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TRAPPIST-1: Findings show exoplanets made of rock and water

February 05, 2018

In 2016, a team of researchers led by EU-funded astronomer Michael Gillon at the University of Liege, Belgium, discovered three temperate Earth-sized planets orbiting TRAPPIST-1, an ultra-cool dwarf star just 40 light years from Earth. A few months later, Gillon surprised the world with the discovery of a whole planetary system made of a total of seven planets around this star. A set of new studies reveals today the nature and composition of the planets, shedding light on their potential habitability.

The four studies published today are essentially based on the intensive observations made by the terrestrial telescopes TRAPPIST and SPECULOOS and the space telescopes Hubble and Spitzer. Focusing on the mass, radii, and first atmospheric constraints of the exoplanets, the latest findings confirm the terrestrial and globally rocky nature of the TRAPPIST-1 planets. They also suggest a high presence of water, up to five percent of their mass and about 250 times more than Earths Ocean. The closest planets to TRAPPIST-1 star could be surrounded by dense steamy atmospheres, much thicker than Earth's. The more distant ones may have water frozen on their surfaces.

However, "the best is yet to come", says Michael Gillon, co-author of the four publications. The next important step in studying the planets of TRAPPIST-1 will be the spectroscopic observation of their atmospheres using the new space telescope James Webb, which will be launched next year by NASA and the European Space Agency (ESA). "The James Webb will enable us to study in detail the atmospheres of these planets, notably to measure their composition and detect possible molecules of biological origin", explains Gillon.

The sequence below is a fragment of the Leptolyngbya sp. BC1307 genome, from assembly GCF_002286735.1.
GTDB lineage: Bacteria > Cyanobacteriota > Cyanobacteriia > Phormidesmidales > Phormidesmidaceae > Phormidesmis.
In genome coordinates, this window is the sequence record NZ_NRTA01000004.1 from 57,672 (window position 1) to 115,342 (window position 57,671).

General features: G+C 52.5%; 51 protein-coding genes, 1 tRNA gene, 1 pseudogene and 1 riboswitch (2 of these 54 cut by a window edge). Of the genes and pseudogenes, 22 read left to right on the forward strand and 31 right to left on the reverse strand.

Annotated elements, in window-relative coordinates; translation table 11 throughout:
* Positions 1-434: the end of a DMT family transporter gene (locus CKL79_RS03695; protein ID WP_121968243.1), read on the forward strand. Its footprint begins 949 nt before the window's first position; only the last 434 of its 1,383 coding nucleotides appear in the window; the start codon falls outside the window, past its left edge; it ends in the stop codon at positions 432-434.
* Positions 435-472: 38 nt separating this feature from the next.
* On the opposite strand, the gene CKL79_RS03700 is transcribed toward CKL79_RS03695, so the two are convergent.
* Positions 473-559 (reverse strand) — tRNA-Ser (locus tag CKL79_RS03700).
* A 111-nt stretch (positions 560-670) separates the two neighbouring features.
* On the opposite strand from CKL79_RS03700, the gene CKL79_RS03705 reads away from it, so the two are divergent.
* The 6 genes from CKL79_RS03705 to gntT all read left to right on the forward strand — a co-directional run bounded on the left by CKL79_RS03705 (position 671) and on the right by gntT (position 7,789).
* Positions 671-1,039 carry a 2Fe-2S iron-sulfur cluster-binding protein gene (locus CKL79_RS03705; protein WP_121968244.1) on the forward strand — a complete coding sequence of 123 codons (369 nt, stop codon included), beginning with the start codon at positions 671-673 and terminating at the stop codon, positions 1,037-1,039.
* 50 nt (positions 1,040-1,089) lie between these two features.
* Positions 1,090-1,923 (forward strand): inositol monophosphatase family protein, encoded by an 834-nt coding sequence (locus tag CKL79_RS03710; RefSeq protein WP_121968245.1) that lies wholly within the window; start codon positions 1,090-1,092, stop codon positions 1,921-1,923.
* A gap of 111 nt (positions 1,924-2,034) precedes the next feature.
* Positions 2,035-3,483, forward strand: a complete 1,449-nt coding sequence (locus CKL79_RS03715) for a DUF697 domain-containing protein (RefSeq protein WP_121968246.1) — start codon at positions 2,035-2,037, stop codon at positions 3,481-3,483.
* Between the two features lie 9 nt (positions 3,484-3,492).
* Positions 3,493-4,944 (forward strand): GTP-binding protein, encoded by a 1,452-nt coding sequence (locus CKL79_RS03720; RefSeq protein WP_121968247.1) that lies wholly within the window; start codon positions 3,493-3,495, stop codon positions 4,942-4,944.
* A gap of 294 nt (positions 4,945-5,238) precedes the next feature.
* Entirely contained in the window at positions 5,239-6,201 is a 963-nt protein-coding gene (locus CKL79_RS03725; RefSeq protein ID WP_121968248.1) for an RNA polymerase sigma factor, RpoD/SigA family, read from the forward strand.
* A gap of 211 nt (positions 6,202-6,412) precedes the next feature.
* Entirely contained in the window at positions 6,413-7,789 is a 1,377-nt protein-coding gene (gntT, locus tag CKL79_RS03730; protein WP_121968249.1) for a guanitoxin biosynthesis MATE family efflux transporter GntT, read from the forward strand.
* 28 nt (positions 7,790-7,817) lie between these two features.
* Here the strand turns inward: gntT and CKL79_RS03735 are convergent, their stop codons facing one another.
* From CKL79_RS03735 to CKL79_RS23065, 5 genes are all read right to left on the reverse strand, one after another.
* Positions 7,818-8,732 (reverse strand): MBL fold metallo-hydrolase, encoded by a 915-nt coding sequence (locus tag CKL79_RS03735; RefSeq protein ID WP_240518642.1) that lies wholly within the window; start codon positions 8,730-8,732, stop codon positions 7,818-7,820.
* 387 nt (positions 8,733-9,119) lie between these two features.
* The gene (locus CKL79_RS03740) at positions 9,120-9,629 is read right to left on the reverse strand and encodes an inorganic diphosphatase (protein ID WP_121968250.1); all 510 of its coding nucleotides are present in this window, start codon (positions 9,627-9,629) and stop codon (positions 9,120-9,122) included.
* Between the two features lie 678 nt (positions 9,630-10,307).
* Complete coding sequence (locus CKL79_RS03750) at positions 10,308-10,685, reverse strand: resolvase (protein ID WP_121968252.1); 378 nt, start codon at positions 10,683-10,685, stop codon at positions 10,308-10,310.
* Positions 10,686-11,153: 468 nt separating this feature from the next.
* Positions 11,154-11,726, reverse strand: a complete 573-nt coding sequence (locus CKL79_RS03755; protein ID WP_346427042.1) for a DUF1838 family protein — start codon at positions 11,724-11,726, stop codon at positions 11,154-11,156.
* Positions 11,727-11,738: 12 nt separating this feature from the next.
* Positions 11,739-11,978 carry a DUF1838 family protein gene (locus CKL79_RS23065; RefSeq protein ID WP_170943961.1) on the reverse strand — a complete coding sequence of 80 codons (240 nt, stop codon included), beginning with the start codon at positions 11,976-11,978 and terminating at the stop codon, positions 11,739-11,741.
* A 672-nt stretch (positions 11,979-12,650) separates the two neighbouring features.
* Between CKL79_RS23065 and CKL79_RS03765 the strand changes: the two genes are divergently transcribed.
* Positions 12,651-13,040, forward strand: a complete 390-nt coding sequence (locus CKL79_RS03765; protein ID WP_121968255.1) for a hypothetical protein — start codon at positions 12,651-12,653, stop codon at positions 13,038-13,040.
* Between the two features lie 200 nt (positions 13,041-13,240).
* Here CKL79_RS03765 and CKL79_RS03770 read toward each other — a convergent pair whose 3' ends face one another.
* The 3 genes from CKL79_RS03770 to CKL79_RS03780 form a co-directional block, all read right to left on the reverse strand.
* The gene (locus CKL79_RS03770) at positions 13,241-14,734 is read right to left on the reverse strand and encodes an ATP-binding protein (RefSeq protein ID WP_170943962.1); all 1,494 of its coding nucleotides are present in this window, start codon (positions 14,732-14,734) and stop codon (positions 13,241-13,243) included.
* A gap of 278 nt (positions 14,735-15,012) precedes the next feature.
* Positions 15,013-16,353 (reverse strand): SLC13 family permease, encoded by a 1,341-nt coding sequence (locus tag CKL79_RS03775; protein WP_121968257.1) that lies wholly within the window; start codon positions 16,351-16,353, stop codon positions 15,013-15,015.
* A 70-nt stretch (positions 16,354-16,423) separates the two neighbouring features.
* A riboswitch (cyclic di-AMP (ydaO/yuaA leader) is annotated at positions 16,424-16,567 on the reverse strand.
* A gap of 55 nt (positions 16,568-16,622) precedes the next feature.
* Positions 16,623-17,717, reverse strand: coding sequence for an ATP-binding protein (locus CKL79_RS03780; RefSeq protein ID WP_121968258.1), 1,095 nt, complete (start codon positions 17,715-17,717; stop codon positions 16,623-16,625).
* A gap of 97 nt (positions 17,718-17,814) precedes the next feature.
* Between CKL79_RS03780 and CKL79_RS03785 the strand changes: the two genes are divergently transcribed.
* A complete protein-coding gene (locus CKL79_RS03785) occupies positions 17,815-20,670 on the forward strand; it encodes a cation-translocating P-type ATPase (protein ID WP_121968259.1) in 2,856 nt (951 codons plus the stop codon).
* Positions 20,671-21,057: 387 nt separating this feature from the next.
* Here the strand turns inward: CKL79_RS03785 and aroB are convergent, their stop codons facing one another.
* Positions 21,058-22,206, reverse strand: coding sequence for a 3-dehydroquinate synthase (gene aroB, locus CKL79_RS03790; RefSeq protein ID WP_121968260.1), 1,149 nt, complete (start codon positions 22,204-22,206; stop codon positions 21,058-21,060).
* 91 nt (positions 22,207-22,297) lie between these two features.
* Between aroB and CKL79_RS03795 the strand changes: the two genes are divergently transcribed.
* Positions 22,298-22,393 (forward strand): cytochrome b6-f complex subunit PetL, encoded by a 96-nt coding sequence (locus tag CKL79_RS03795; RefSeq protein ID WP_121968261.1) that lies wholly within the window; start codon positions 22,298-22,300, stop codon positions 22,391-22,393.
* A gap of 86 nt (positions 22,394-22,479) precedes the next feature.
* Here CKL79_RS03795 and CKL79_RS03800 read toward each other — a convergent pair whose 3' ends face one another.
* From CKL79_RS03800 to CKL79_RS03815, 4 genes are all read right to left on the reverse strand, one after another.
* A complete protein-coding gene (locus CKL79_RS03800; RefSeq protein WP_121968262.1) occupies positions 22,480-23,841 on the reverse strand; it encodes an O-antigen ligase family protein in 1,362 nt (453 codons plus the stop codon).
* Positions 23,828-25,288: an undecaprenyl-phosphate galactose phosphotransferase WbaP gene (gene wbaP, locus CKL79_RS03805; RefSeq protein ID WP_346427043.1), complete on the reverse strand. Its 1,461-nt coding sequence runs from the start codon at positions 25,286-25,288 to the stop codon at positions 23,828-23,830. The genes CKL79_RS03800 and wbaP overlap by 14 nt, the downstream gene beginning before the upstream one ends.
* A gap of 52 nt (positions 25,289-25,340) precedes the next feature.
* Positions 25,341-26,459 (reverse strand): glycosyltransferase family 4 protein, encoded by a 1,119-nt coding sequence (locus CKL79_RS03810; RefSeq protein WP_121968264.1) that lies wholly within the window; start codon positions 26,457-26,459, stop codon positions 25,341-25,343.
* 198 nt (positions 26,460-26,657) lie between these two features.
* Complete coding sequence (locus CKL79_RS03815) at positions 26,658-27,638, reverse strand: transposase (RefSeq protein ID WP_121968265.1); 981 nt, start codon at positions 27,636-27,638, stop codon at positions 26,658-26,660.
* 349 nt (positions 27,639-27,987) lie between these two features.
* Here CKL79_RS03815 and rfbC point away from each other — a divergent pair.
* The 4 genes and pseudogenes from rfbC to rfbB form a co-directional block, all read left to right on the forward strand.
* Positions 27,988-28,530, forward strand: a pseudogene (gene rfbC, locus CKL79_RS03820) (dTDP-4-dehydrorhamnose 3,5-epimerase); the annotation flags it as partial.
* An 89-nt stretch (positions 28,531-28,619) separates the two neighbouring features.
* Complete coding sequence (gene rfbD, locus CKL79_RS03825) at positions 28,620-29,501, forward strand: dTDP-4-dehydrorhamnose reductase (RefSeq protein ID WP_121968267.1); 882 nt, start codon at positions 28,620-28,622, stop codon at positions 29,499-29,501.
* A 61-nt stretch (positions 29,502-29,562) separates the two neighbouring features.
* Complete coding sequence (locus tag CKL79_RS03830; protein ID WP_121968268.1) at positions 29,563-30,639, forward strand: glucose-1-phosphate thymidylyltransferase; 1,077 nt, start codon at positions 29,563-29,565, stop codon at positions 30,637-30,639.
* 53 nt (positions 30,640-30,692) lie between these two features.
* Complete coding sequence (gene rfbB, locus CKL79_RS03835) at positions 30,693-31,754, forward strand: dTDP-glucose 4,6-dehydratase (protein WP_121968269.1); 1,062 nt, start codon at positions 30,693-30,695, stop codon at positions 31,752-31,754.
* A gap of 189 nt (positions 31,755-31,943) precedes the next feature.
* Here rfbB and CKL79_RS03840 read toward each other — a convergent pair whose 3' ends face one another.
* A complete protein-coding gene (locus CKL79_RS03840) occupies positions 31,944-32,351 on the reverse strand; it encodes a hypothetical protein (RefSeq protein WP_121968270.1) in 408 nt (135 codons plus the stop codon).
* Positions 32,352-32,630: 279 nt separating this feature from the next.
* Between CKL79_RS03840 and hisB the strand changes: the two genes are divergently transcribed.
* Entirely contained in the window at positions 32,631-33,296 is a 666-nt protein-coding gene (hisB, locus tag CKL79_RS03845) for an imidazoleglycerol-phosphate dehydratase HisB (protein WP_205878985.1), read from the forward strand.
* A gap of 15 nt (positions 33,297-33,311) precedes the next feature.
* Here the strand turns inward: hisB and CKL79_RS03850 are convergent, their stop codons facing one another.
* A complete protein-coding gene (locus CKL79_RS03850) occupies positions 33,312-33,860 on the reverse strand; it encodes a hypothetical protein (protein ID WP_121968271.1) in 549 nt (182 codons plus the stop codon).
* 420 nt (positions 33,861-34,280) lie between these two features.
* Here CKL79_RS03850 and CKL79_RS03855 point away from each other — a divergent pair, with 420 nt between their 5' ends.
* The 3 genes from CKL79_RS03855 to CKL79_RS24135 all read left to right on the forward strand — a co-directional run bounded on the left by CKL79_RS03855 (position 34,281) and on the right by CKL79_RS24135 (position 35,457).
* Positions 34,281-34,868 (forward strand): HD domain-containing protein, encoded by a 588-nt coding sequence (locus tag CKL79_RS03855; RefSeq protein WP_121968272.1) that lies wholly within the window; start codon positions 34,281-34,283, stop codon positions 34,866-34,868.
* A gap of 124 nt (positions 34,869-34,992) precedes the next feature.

Prof. Gillon's focus will also be on intensifying the search for planetary systems similar to that of TRAPPIST-1". As part of his ERC-funded research project SPECULOOS that led to the discovery of the TRAPPIST-1 system, the astronomer is currently setting up an observatory at the European Southern Observatory (ESO) of Paranal in Chile. "The TRAPPIST telescopes focus on about a hundred ultra-cold stars but the SPECULOOS telescopes will target about a thousand stars. Europe trusted me to make this possible. We are now on the good path to finding many interesting new planets and to learn much more about them".
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European Research Council

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